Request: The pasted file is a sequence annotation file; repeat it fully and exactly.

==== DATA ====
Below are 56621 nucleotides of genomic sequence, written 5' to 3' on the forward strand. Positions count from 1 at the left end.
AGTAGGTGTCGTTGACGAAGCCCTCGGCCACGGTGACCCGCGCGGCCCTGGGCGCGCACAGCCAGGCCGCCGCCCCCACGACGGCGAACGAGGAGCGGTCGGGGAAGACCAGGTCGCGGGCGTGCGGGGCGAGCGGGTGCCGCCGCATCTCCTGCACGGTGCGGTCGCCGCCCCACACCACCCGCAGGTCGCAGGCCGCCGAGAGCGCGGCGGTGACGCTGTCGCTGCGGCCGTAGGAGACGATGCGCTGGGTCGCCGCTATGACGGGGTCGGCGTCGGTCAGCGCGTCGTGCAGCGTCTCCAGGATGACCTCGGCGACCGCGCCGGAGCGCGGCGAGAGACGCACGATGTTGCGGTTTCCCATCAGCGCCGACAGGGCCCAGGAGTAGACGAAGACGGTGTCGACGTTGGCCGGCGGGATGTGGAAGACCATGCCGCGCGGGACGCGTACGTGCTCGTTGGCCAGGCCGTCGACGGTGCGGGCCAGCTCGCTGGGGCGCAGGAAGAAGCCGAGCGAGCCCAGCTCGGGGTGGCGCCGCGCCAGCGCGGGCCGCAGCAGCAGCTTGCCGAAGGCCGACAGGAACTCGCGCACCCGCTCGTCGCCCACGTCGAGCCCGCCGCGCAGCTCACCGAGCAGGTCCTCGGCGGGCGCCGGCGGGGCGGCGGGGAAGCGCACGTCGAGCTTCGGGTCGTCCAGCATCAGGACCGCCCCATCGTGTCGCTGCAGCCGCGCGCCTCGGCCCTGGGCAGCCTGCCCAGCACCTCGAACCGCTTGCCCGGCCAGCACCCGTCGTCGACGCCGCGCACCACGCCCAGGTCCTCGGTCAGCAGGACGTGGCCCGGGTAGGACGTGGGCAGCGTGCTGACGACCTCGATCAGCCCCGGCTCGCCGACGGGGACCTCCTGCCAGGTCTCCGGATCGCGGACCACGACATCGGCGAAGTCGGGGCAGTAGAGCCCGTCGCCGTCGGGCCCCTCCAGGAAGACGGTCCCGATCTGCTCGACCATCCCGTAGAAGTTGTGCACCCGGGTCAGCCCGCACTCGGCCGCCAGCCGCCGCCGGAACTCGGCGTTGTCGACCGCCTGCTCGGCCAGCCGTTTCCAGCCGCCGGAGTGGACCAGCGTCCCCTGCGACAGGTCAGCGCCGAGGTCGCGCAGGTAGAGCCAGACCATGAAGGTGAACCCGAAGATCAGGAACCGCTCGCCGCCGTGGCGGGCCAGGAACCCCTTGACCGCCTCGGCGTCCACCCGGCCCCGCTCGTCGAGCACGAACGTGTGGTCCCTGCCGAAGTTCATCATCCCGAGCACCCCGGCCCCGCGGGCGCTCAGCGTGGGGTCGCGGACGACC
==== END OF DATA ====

Below are 56621 nucleotides of genomic sequence, written 5' to 3' on the forward strand. Positions count from 1 at the left end.
AGTAGGTGTCGTTGACGAAGCCCTCGGCCACGGTGACCCGCGCGGCCCTGGGCGCGCACAGCCAGGCCGCCGCCCCCACGACGGCGAACGAGGAGCGGTCGGGGAAGACCAGGTCGCGGGCGTGCGGGGCGAGCGGGTGCCGCCGCATCTCCTGCACGGTGCGGTCGCCGCCCCACACCACCCGCAGGTCGCAGGCCGCCGAGAGCGCGGCGGTGACGCTGTCGCTGCGGCCGTAGGAGACGATGCGCTGGGTCGCCGCTATGACGGGGTCGGCGTCGGTCAGCGCGTCGTGCAGCGTCTCCAGGATGACCTCGGCGACCGCGCCGGAGCGCGGCGAGAGACGCACGATGTTGCGGTTTCCCATCAGCGCCGACAGGGCCCAGGAGTAGACGAAGACGGTGTCGACGTTGGCCGGCGGGATGTGGAAGACCATGCCGCGCGGGACGCGTACGTGCTCGTTGGCCAGGCCGTCGACGGTGCGGGCCAGCTCGCTGGGGCGCAGGAAGAAGCCGAGCGAGCCCAGCTCGGGGTGGCGCCGCGCCAGCGCGGGCCGCAGCAGCAGCTTGCCGAAGGCCGACAGGAACTCGCGCACCCGCTCGTCGCCCACGTCGAGCCCGCCGCGCAGCTCACCGAGCAGGTCCTCGGCGGGCGCCGGCGGGGCGGCGGGGAAGCGCACGTCGAGCTTCGGGTCGTCCAGCATCAGGACCGCCCCATCGTGTCGCTGCAGCCGCGCGCCTCGGCCCTGGGCAGCCTGCCCAGCACCTCGAACCGCTTGCCCGGCCAGCACCCGTCGTCGACGCCGCGCACCACGCCCAGGTCCTCGGTCAGCAGGACGTGGCCCGGGTAGGACGTGGGCAGCGTGCTGACGACCTCGATCAGCCCCGGCTCGCCGACGGGGACCTCCTGCCAGGTCTCCGGATCGCGGACCACGACATCGGCGAAGTCGGGGCAGTAGAGCCCGTCGCCGTCGGGCCCCTCCAGGAAGACGGTCCCGATCTGCTCGACCATCCCGTAGAAGTTGTGCACCCGGGTCAGCCCGCACTCGGCCGCCAGCCGCCGCCGGAACTCGGCGTTGTCGACCGCCTGCTCGGCCAGCCGTTTCCAGCCGCCGGAGTGGACCAGCGTCCCCTGCGACAGGTCAGCGCCGAGGTCGCGCAGGTAGAGCCAGACCATGAAGGTGAACCCGAAGATCAGGAACCGCTCGCCGCCGTGGCGGGCCAGGAACCCCTTGACCGCCTCGGCGTCCACCCGGCCCCGCTCGTCGAGCACGAACGTGTGGTCCCTGCCGAAGTTCATCATCCCGAGCACCCCGGCCCCGCGGGCGCTCAGCGTGGGGTCGCGGACGACC